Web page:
"OK, out with it," Harry said, jokingly. He turned to look at Seamus who was stealing a glance into Harry's locker as if the bogeyman was going to come out of it.
"Well—see Harry—there's something in your locker that we think is very important. We saved it, guarded it for you to personally do the honors of seeing what it's all about."
Harry saw a very conspicuous scroll tied with the deep green ribbon along with a small paper bag bearing a huge happy face. "You didn't open it to try to read the letter, did you, Seamus?"
"Hell, no! I wouldn't pry into your life like that. But we can't help but wonder what's inside and who it's from," the sandy-haired Irish boy chuckled, winking for effect. Ron was all ears and all eyes by that time, along with the entire male population of the Gryffindor team that cared to take a shower after the game. And Harry, still a little suspicious, opened the letter first amidst the hushed murmurs of his teammates.
Best game of the season, Harry! That was wicked! I loved the double somersault near the end…that spooked the Ravenclaw Seeker out, alright. What's his name again? Anyway, you know how really obsessed female fans give their favorite male players either a bra or panties after a victorious game? It's all over the World Cup, a rain of underwear, thongs and, hell, even nipple tapes! Hmm, when you won, I checked and I didn't seem to have a single bra or panties on me. So whatever it is in the bag would have to do. Harharhar!
Congratulations, my lion. You deserve the win!
Harry snorted and laughed a little too loudly that sent electric currents of suspense for the entire team, ogling their heads to see Harry open the package. Breaking the seal of the paper bag, Harry opened the package and shook out the article inside.
It was a pair of black silk boxers.
Seamus's mouth positively dropped open and even Ron whimpered in shock. But the rest of the team just hooted and catcalled. "Your secret admirer is a guy?!" Ron was about to give in to aneurysm, but Harry just tuned him out; a broad smile was on his lips. He didn't mind. He'd had a fair share of the ladies. And he didn't find in their company what he had always wanted. This sweet guy though seemed to exude truckloads of it.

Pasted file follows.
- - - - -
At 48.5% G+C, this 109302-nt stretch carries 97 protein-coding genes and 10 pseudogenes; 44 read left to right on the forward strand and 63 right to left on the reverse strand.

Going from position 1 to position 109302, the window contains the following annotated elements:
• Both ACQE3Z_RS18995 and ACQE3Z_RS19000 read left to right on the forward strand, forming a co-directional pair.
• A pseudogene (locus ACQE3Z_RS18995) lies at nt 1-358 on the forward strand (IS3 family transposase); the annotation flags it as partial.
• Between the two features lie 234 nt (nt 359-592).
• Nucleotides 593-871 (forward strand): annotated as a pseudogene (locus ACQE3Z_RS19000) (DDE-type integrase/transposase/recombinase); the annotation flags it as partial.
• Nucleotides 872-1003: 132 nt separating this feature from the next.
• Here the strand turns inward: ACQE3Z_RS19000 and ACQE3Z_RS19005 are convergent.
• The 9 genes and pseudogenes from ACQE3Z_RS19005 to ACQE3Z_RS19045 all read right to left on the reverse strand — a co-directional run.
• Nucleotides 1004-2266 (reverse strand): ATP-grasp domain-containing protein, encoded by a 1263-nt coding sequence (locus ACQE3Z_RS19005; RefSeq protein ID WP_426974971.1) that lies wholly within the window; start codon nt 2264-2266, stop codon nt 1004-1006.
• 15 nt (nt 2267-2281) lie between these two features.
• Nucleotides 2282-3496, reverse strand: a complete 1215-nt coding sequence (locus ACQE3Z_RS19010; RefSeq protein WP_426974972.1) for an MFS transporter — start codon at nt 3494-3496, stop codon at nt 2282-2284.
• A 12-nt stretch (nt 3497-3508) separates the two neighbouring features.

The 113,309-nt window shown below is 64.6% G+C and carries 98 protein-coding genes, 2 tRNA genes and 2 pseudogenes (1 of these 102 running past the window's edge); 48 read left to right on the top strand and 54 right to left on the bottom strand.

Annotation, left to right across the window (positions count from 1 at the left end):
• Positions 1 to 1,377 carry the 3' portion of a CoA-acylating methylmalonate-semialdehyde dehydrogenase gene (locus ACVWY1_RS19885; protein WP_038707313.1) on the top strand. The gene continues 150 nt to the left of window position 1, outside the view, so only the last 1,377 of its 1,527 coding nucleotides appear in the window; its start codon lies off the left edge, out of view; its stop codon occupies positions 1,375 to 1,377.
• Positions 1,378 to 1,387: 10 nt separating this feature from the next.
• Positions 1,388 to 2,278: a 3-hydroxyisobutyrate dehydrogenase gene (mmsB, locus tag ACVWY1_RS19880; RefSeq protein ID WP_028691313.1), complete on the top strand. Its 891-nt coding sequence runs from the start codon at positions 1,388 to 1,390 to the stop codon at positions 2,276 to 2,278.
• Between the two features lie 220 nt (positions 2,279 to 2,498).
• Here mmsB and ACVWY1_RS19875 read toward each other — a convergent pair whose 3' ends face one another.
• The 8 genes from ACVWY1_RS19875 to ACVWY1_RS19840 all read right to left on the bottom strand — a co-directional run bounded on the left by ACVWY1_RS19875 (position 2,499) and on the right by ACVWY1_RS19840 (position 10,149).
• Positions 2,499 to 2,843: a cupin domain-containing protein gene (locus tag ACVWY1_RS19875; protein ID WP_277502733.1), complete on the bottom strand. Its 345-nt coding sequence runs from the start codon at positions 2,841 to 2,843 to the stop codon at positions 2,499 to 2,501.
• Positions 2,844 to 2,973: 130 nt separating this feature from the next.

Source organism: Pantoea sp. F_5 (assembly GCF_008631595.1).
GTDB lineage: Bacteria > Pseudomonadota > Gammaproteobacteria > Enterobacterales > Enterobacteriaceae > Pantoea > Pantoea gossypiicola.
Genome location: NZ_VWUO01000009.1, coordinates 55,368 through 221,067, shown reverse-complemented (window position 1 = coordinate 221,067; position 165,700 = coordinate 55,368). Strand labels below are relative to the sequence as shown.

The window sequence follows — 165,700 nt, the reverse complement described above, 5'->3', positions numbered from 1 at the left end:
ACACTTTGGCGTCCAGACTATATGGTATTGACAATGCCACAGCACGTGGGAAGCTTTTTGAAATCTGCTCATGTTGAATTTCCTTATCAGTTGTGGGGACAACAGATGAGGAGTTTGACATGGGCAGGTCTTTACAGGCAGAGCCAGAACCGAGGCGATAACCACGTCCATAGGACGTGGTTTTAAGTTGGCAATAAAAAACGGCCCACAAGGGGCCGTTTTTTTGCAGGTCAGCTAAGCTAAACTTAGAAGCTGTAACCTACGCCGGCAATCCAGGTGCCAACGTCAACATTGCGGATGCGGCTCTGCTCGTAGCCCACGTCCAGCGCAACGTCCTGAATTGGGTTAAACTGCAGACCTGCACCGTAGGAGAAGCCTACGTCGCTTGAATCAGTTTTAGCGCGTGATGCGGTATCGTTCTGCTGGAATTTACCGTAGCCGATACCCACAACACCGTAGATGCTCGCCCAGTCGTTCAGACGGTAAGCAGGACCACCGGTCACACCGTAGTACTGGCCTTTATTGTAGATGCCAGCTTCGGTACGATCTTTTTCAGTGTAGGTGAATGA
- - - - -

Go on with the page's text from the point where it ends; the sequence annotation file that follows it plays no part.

He didn't mind.
He didn't mind at all.
He was so amused and quite flattered by the 'gift' that he was able to successfully tune out Ron's and Hermione's mixed reactions to a minimum while they walked back to the castle.
In the bushes, Draco was smiling, too. Everything was going according to plan.
Distant tolling of the clock tower filled the nearly empty Gryffindor common room. And Harry momentarily looked up from the book he was reviewing for the night to see the faces of the others in the room who were still devouring books by the volumes in preparation for the coming fifth years' OWLs and the seventh years' NEWTs. Harry knew he should be studying for the test but his mind liked to wander now and then to the still unknown identity of his admirer.
The hearth displayed a blazing fire, sending warmth to his skin, filling his ears with the silent roar of the tongues of flame. Closing his book with a slight sigh, Harry leaned his head on the headrest of the armchair he hogged for the night and shut his eyes. He couldn't stop thinking about the mysterious identity of the person who had never yet failed to make him smile. Even though there were so many things that seemed suspicious, many things that seemed out of place, even though there were so many things he was yet to know about the puzzling letter-writer, he couldn't help but feel light-headed just merely thinking about his nameless angel.
He folded his legs in front of him and hugged his knees close to his chest. It had all started like a candle in his soul. The words on parchment awoke in him a flickering fire he thought had died along with Sirius, along with the desertion of every person he dared to love and lose, along with the war that threatened him with death with every breath he took. But no, the wet wick of the candle ignited, grew and fed with every word they had ever shared on paper, with every conversation they ever had and never had in the past. Is it possible to fall in love with someone you've never met? Someone whose voice you've never heard? Harry hung his head backwards, the long locks of his black hair dangling off the back of the stuffed armchair. His secret admirer always avoided the issue of his identity, of anything that might give Harry a solid picture of what his angel was like. And Harry knew better than to broach the topic. Harry's secret admirer was also extra careful in treading waters and avoiding any tricks Harry could think of to know his identity. Whatever he knew of his secret admirer, though, no matter how meager, was enough to set fireworks in his heart, enough to bring back the person he used to be before life became too complicated.